Judge Doug Pullen's 'Gifts': Records reveal judge directed millions to Mercer and Morehouse, gained recognition

jmustian@ledger-enquirer.com, chwilliams@ledger-enquirer.comAugust 21, 2011 

The video captures Superior Court Judge Douglas C. Pullen in his element.

Ever avuncular and wielding witticisms, Pullen holds sway in a room full of future doctors at the Morehouse School of Medicine. The audience included students who attribute their scholarships to Pullen’s contributions of money left over from class-action lawsuits settled in his court, a legal benevolence that has become increasingly popular.

A baritone narrator praises Pullen’s “extraordinary philanthropy” and “unswerving integrity on the bench” in announcing the judge’s receipt this spring of the Louis C. Brown Vanguard Award at the Ritz-Carlton in Atlanta.

“I’m an old country judge who had an opportunity to do something good,” Pullen tells the audience, saying it warms his heart to meet young people he’s helped.

Over the past decade, Pullen has quietly become accustomed to doling out huge sums of other people’s money, and at times receiving public recognition as a major philanthropist. He’s approved more than $33.8 million -- substantially more than any other judge in the Chattahoochee Judicial Circuit -- in contributions to dozens of charities, universities and other organizations in Columbus and around the state, according to a review of hundreds of documents provided to the Ledger-Enquirer under the Georgia Open Records Act.

The contributions included millions of dollars given to Mercer University, Pullen’s alma mater, where he intends to teach a law course next semester. The money came from at least 32 class-action cases that yielded unclaimed remainder funds because thousands of plaintiffs could not be located.

The contributions had, for the most part, flown under the radar until the cases drew scrutiny from the Judicial Qualifications Commission, the state judicial oversight agency that has subpoenaed records from two major Columbus law firms. Joe W. Hendricks Jr., a special prosecutor appointed by the state attorney general to explore potentially criminal acts within the circuit, also has reviewed the cases.

It remains unclear why investigators are combing through the class-action cases, but Pullen’s public recognition for his role in distributing the remainder funds could raise ethical questions about the appearance of benefits and impropriety, according to some legal experts.

“I’ve not heard of a situation where a judge was praised for approving (remainder fund) distributions, but I have heard of an instance where the defense counsel got an award for directing money in a good direction,” said Stephen Gardner, director of litigation for the Center for Science in the Public Interest, a Washington-based watchdog. “A judge really ought to stand above these issues because it is his job to be impartial and to watch out for the class members’ interests.”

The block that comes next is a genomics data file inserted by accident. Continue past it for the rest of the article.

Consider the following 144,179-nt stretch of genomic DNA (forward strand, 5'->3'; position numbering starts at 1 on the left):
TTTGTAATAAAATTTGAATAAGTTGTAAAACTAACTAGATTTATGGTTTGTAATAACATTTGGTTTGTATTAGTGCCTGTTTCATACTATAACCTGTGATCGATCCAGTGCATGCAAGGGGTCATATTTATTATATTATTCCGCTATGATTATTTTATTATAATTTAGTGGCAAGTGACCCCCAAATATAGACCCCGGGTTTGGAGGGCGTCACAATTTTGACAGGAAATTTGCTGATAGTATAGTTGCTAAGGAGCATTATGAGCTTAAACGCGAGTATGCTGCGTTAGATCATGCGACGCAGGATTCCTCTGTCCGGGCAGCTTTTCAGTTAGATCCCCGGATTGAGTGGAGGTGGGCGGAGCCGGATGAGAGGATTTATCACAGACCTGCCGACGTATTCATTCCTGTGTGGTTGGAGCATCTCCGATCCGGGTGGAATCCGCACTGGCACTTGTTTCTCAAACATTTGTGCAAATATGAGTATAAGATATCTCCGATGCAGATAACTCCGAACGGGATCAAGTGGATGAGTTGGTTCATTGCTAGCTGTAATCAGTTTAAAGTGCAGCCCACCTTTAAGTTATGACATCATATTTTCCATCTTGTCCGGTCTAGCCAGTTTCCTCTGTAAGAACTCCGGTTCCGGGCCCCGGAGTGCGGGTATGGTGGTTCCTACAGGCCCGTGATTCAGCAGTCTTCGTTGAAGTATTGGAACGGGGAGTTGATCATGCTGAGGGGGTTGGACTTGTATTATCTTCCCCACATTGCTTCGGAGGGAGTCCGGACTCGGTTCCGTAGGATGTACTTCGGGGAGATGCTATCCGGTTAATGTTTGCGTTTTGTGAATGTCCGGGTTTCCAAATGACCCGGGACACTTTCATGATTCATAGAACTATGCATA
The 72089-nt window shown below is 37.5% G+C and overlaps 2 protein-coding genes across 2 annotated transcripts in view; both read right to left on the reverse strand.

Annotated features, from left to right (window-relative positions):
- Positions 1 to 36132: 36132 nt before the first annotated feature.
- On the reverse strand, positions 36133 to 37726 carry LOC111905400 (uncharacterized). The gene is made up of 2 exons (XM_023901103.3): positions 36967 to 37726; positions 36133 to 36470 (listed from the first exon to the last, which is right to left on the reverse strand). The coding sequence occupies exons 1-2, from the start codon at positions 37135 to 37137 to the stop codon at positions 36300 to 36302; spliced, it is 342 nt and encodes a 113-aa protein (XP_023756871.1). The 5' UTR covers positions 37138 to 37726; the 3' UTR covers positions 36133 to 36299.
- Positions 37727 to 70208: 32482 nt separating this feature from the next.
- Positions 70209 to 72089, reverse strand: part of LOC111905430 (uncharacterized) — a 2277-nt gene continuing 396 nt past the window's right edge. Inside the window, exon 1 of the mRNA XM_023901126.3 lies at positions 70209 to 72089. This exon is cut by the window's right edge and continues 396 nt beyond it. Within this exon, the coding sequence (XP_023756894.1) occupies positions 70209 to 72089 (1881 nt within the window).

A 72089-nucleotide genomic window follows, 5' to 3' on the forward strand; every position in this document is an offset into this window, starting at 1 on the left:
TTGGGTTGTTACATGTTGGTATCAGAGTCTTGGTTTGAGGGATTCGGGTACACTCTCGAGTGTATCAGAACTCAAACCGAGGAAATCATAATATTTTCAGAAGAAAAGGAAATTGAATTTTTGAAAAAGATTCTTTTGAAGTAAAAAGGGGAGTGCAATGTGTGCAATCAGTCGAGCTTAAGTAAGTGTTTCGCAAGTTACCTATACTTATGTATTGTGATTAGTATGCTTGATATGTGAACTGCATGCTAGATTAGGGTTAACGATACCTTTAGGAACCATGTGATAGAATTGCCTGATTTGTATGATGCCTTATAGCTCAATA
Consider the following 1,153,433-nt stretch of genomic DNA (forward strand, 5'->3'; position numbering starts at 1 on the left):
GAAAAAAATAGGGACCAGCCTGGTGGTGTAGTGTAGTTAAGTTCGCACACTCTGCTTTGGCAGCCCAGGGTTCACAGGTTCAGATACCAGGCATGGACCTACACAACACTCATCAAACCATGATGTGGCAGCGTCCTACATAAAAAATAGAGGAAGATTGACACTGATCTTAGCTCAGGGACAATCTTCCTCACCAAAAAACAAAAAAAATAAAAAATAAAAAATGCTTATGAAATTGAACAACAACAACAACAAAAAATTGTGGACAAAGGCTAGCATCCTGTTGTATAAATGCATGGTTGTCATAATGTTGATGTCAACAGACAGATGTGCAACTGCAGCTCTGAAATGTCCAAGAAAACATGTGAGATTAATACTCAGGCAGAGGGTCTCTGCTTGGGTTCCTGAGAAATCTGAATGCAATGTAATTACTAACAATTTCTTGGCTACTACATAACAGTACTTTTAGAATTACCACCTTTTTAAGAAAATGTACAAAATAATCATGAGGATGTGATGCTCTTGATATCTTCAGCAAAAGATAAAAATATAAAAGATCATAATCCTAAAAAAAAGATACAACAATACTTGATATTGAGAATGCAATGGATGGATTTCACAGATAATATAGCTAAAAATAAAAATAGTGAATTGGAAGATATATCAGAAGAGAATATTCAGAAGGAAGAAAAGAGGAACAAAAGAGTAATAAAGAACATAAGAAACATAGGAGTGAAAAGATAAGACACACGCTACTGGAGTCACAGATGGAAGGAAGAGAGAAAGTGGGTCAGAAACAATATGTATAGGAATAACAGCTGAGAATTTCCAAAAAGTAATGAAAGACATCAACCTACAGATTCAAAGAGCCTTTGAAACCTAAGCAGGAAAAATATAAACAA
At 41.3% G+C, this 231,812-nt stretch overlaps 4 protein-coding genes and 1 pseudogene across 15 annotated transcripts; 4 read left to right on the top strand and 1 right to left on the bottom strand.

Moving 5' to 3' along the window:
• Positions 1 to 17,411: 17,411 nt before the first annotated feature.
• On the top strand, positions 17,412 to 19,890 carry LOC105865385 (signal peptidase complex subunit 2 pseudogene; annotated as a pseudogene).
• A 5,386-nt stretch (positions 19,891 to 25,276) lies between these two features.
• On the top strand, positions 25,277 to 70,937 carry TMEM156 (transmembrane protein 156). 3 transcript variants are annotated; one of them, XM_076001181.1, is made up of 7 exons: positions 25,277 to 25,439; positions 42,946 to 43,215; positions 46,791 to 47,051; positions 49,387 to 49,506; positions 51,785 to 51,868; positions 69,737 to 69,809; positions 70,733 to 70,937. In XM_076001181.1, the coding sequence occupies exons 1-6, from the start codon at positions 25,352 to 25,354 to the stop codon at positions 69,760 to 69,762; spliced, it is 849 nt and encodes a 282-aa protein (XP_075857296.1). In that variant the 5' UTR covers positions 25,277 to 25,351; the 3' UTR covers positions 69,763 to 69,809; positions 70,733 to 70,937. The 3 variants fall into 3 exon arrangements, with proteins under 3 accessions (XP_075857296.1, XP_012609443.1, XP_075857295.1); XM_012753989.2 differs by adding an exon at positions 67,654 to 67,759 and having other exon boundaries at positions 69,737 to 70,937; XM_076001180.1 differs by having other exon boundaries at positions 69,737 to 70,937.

Pullen’s office is littered with items related to the contributions, including photos and an honorary doctorate he received in 2005 from Mercer University’s Walter F. George School of Law. The judge has approved at least nine donations to the university totaling $5.76 million, according to bank and court records.

He plans to teach a two-hour seminar once a week at the law school next year, but he said the contributions had nothing to do with his landing a job there.

“I stayed there for seven years and they were foolish enough to give me two degrees,” Pullen said in one of several recent interviews, adding that all of the contributions in his cases have been fully accounted for and were distributed in keeping with the law.

William D. Underwood, the president of Mercer and a professor of law, said Pullen has been among “the most supportive alumni at the university for many years now.”

“I can’t think of a better use for those funds than to support education,” Underwood said of remainder fund awards. “Judge Pullen doesn’t let us have events to recognize him -- I wish he would.”

Pullen has been recognized by Morehouse at least twice, including one event last year when he had his picture taken with basketball legend Magic Johnson and was given a birthday cake in the shape of a pig. A spokeswoman for Morehouse School of Medicine did not respond to requests for comment.

The philanthropic role is a departure for Pullen, who earns $164,588 a year and says he never imagined having so much money at his disposal. But he wears the Santa hat proudly. “I wasn’t thinking in these terms and then all of a sudden…” Pullen said, referring to the beginning of a long stretch of class-action suits.